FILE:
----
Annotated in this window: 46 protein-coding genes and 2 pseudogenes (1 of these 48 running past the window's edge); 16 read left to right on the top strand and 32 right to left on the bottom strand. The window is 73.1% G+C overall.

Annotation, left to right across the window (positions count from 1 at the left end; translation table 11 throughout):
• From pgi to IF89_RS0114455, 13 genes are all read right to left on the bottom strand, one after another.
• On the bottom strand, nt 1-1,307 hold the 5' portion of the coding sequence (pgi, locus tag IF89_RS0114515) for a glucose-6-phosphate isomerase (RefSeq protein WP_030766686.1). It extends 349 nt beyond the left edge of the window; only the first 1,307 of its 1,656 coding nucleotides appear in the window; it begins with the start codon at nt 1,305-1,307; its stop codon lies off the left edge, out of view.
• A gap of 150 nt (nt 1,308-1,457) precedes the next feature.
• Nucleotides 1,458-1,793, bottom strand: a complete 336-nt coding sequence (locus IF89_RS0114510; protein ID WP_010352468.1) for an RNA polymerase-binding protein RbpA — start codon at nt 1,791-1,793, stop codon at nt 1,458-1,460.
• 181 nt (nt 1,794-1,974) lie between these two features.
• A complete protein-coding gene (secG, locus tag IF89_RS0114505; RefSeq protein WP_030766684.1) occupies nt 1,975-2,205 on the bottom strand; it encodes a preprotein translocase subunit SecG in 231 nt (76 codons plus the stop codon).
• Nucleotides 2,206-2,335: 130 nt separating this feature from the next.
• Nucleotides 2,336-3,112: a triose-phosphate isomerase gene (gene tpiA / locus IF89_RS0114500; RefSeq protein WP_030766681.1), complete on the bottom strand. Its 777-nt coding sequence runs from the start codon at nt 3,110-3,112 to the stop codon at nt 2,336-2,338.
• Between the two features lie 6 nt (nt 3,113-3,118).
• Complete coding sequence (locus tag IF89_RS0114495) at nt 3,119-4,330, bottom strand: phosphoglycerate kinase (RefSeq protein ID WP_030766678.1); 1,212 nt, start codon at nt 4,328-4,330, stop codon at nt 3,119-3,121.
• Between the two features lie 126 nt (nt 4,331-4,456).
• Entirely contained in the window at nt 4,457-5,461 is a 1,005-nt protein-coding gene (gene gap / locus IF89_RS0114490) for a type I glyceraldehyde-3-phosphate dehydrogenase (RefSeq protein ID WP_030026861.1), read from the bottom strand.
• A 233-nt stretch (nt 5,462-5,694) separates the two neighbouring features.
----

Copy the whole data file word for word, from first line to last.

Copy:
Annotated in this window: 46 protein-coding genes and 2 pseudogenes (1 of these 48 running past the window's edge); 16 read left to right on the top strand and 32 right to left on the bottom strand. The window is 73.1% G+C overall.

Annotation, left to right across the window (positions count from 1 at the left end; translation table 11 throughout):
• From pgi to IF89_RS0114455, 13 genes are all read right to left on the bottom strand, one after another.
• On the bottom strand, nt 1-1,307 hold the 5' portion of the coding sequence (pgi, locus tag IF89_RS0114515) for a glucose-6-phosphate isomerase (RefSeq protein WP_030766686.1). It extends 349 nt beyond the left edge of the window; only the first 1,307 of its 1,656 coding nucleotides appear in the window; it begins with the start codon at nt 1,305-1,307; its stop codon lies off the left edge, out of view.
• A gap of 150 nt (nt 1,308-1,457) precedes the next feature.
• Nucleotides 1,458-1,793, bottom strand: a complete 336-nt coding sequence (locus IF89_RS0114510; protein ID WP_010352468.1) for an RNA polymerase-binding protein RbpA — start codon at nt 1,791-1,793, stop codon at nt 1,458-1,460.
• 181 nt (nt 1,794-1,974) lie between these two features.
• A complete protein-coding gene (secG, locus tag IF89_RS0114505; RefSeq protein WP_030766684.1) occupies nt 1,975-2,205 on the bottom strand; it encodes a preprotein translocase subunit SecG in 231 nt (76 codons plus the stop codon).
• Nucleotides 2,206-2,335: 130 nt separating this feature from the next.
• Nucleotides 2,336-3,112: a triose-phosphate isomerase gene (gene tpiA / locus IF89_RS0114500; RefSeq protein WP_030766681.1), complete on the bottom strand. Its 777-nt coding sequence runs from the start codon at nt 3,110-3,112 to the stop codon at nt 2,336-2,338.
• Between the two features lie 6 nt (nt 3,113-3,118).
• Complete coding sequence (locus tag IF89_RS0114495) at nt 3,119-4,330, bottom strand: phosphoglycerate kinase (RefSeq protein ID WP_030766678.1); 1,212 nt, start codon at nt 4,328-4,330, stop codon at nt 3,119-3,121.
• Between the two features lie 126 nt (nt 4,331-4,456).
• Entirely contained in the window at nt 4,457-5,461 is a 1,005-nt protein-coding gene (gene gap / locus IF89_RS0114490) for a type I glyceraldehyde-3-phosphate dehydrogenase (RefSeq protein ID WP_030026861.1), read from the bottom strand.
• A 233-nt stretch (nt 5,462-5,694) separates the two neighbouring features.